By Tan Kaiyi

Singapore flag on HDB

I was setting up the livestream on the living room’s television when Ma called. “Ah Boon, hand me the gift packs on the table.” I ignored her for the moment, playing around with the video settings. Finally, the words “The Parade Will Start In…” appeared on screen, followed by a countdown timer below them.

There was an ongoing discussion to call the parade ‘a ceremony’. I remember a member of the opposition questioning a minister of the ruling party on the choice of words. “It’s a show of power, of our strength,” the minister had said. “Is it? Many performances seem more like acts of reverence, not deterrence,” his opponent had fired back. She had a point though. The parade usually began with protective blessings from the leaders of our four major religions.

But nothing changed. It was still called a parade.

Ma shouted for me again. I yelled back, saying that I heard her.

I took up the four scarlet packs, one for each of us, from the dining room table and walked into the kitchen. There used to be five but that was two years ago.

By Desmond Kon Zhicheng-Mingdé


Let’s get down to brass tacks. Why do you write?

I write because it is the thing I do. And this ability, if you choose to call it that, didn’t come from anything I did, as much as it came from my life’s circumstances. My parents are each writers in their own respect —my father, a historian, a professor, and now a columnist, my mother a journalist who started a lifestyle magazine and then became a political columnist. Because of them, I grew up in a house of books, and from very early on, I was a reader, hardly unique. All of us writers are.

Throughout my life, I did try to do other things, but it would always come back to writing. If I could do it all over again, I would be a physician and specialise in women’s health but that I suppose is for another life. The conventional path of a reader in my day at least was to go into law or literature. In school, I worked in the publications. My first part-time job was as feature writer. My first full-time job was as an advertising copywriter. Even though I applied to be an account executive, they made me a writer. I’ve worked as a magazine editor, as a special projects editor, a script writer, an English instructor, and a translator from Tagalog to English. That’s how I’ve made a living all my life, and that’s not likely to change in the future.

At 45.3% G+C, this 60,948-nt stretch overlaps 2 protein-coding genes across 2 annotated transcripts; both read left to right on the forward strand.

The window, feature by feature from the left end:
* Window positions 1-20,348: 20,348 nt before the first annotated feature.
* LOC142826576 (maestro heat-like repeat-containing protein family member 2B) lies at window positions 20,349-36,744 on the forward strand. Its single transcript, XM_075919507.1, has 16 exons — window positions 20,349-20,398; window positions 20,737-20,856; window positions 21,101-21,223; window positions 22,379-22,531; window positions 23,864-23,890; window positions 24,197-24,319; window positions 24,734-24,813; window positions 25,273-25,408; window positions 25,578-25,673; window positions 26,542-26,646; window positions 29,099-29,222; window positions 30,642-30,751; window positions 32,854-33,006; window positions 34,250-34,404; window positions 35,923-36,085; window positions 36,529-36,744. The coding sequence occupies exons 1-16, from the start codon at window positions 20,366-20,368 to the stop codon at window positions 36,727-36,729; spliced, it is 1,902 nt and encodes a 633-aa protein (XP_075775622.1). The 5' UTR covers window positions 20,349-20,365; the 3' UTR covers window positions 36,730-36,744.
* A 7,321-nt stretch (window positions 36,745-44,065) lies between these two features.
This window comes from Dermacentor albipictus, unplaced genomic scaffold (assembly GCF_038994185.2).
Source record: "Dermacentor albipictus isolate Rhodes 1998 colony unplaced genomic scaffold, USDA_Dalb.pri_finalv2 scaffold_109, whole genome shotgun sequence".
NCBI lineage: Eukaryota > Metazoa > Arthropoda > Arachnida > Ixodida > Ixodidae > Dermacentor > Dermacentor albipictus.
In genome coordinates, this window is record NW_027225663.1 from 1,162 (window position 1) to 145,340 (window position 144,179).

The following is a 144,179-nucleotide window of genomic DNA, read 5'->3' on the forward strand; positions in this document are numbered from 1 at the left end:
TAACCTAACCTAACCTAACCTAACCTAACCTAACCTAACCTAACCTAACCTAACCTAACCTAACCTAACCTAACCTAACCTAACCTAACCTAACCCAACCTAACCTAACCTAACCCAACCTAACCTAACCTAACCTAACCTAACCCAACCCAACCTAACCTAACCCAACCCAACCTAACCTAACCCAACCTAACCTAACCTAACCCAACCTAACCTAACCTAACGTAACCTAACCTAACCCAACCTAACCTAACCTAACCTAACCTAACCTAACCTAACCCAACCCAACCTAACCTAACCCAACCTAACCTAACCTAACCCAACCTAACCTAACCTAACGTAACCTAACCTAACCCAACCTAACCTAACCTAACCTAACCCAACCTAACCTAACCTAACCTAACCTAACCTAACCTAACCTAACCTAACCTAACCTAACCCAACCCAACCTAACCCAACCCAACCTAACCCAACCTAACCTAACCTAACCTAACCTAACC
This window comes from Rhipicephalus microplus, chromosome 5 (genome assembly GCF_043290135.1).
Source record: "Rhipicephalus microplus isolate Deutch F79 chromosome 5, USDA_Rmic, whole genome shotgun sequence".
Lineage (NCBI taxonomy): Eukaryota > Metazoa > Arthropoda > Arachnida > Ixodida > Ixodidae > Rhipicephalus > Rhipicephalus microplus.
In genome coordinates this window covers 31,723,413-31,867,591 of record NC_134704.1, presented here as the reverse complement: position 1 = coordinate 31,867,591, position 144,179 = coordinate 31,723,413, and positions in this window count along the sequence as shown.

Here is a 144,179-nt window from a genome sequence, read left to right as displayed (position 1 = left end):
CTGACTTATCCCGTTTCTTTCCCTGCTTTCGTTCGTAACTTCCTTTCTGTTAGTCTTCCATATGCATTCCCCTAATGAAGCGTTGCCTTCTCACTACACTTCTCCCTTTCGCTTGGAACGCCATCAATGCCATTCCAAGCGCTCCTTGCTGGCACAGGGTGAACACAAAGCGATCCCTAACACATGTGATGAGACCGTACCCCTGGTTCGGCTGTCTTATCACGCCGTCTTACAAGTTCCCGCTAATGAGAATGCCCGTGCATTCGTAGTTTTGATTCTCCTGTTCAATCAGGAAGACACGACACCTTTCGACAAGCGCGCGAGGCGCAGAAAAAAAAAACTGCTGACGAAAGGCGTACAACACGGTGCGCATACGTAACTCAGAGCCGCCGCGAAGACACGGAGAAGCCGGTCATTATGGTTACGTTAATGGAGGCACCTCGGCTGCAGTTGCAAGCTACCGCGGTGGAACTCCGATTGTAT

Perhaps the better question to ask is me is why I write fiction. I write fiction because like so many writers before and after me, I’m entranced by stories. So I pursued my graduate degree in Creative Writing (at Bowling Green State University) to learn the craft of fiction. I am always curious about the workings of the human spirit, what draws men and women to act the way they do, what circumstances allow good to emerge or evil to be unleashed. I am fascinated by the human heart. What’s more, I believe that literature or more specifically, fiction, allows people to learn truths about the human condition.

There are many people who want to write, who want to be seen as a writer. That isn’t me. Right now, two years short of fifty, the way I am seen is not ever of grave concern. Being a writer has come naturally to me, and I venture to say that it has come more naturally to me than being a wife has, or being a mother. It also defines me as these two other things, as grateful as I am for them, define me. I am a woman. I am a writer. I am a wife and a mother. I am Filipino, in my heart and soul, if not on paper, but an atypical Filipino.

I do not always love writing. There are too many days when I would almost rather do anything else: play tennis, watch television or go to the movies, sing karaoke, swim, go for a walk, hang with my family. But I write, not so much out of choice as much as because it is inextricably linked to who I am and thus, involuntary.